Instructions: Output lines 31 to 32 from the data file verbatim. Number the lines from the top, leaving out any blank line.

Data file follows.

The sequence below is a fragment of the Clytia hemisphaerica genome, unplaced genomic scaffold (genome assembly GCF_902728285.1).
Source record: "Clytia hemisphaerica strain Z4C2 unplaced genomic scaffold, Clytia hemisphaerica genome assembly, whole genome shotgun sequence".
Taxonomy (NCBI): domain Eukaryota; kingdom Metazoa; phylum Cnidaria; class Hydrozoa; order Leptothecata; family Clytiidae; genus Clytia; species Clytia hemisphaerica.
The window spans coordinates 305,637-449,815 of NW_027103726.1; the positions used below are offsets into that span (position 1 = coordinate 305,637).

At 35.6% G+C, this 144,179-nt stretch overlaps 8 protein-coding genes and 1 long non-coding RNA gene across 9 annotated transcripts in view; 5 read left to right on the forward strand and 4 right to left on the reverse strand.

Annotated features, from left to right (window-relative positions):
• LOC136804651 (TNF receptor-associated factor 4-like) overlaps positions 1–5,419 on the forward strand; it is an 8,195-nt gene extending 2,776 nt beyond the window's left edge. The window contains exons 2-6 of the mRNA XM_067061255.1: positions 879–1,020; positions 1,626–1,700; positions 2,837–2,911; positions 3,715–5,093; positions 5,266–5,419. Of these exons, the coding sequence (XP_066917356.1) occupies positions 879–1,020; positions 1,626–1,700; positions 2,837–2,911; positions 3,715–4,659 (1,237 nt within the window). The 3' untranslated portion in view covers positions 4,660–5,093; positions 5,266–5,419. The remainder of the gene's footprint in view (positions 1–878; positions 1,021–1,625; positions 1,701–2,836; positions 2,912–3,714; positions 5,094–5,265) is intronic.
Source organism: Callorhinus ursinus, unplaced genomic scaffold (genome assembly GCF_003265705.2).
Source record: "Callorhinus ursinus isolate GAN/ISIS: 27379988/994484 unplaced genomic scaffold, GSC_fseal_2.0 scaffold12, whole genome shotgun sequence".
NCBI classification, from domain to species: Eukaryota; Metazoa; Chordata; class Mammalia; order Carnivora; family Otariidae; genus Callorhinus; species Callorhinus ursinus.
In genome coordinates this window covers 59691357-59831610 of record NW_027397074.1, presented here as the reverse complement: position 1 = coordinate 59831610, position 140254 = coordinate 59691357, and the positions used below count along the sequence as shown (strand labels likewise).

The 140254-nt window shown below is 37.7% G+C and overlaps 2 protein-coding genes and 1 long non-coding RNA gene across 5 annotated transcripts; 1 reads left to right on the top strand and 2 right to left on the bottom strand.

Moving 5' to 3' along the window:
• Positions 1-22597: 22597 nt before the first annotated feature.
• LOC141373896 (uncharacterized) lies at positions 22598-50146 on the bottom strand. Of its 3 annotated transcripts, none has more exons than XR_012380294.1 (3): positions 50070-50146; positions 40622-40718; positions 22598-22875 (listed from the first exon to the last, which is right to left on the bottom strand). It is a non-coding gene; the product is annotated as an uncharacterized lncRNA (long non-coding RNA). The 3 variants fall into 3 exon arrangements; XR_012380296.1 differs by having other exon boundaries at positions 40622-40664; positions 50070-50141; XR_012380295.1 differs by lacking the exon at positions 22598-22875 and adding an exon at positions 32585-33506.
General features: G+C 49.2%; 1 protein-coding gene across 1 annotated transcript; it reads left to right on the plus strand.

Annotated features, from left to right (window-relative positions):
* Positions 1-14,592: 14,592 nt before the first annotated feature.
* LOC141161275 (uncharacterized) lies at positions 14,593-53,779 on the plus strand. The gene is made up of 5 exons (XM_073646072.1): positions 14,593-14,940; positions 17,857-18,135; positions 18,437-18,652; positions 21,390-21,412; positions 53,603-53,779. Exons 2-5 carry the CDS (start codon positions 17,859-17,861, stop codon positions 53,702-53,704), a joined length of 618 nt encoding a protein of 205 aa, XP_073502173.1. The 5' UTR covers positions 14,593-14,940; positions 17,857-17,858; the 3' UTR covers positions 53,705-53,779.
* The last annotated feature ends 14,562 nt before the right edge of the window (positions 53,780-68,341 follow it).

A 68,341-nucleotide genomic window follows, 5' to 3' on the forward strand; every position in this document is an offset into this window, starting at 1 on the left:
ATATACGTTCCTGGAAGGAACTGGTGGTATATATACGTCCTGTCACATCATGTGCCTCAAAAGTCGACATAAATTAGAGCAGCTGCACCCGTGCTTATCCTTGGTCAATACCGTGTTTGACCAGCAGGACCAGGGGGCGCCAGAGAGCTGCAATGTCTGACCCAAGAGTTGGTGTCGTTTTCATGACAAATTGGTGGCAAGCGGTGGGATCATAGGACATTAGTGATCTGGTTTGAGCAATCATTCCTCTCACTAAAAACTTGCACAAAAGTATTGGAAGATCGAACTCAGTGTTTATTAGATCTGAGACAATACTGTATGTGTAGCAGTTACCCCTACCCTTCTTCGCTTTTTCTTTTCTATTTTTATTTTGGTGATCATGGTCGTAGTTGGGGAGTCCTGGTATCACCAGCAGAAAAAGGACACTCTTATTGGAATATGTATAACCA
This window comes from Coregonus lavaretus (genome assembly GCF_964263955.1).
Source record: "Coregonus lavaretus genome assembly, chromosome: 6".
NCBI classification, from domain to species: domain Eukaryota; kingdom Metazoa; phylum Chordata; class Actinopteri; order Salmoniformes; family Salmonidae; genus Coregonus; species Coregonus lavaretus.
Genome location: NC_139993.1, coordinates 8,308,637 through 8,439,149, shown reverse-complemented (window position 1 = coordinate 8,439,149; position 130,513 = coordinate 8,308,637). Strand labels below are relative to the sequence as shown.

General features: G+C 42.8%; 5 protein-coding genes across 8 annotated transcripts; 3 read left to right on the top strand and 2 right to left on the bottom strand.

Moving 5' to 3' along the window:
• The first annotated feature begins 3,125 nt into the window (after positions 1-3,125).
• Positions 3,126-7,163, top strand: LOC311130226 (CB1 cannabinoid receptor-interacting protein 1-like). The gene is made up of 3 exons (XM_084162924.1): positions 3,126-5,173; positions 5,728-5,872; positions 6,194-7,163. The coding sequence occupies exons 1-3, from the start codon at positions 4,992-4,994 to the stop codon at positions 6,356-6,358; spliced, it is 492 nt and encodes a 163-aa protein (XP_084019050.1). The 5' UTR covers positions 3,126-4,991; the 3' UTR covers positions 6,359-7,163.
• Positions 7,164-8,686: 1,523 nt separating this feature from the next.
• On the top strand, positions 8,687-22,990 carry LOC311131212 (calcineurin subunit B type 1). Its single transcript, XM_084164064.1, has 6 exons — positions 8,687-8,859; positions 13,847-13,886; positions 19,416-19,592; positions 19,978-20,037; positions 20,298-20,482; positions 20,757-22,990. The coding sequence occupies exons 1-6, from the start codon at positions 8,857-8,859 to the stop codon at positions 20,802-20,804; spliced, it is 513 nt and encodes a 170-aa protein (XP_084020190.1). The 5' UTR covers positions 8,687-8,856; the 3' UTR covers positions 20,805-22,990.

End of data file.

• Positions 7,164-8,686: 1,523 nt separating this feature from the next.
• On the top strand, positions 8,687-22,990 carry LOC311131212 (calcineurin subunit B type 1). Its single transcript, XM_084164064.1, has 6 exons — positions 8,687-8,859; positions 13,847-13,886; positions 19,416-19,592; positions 19,978-20,037; positions 20,298-20,482; positions 20,757-22,990. The coding sequence occupies exons 1-6, from the start codon at positions 8,857-8,859 to the stop codon at positions 20,802-20,804; spliced, it is 513 nt and encodes a 170-aa protein (XP_084020190.1). The 5' UTR covers positions 8,687-8,856; the 3' UTR covers positions 20,805-22,990.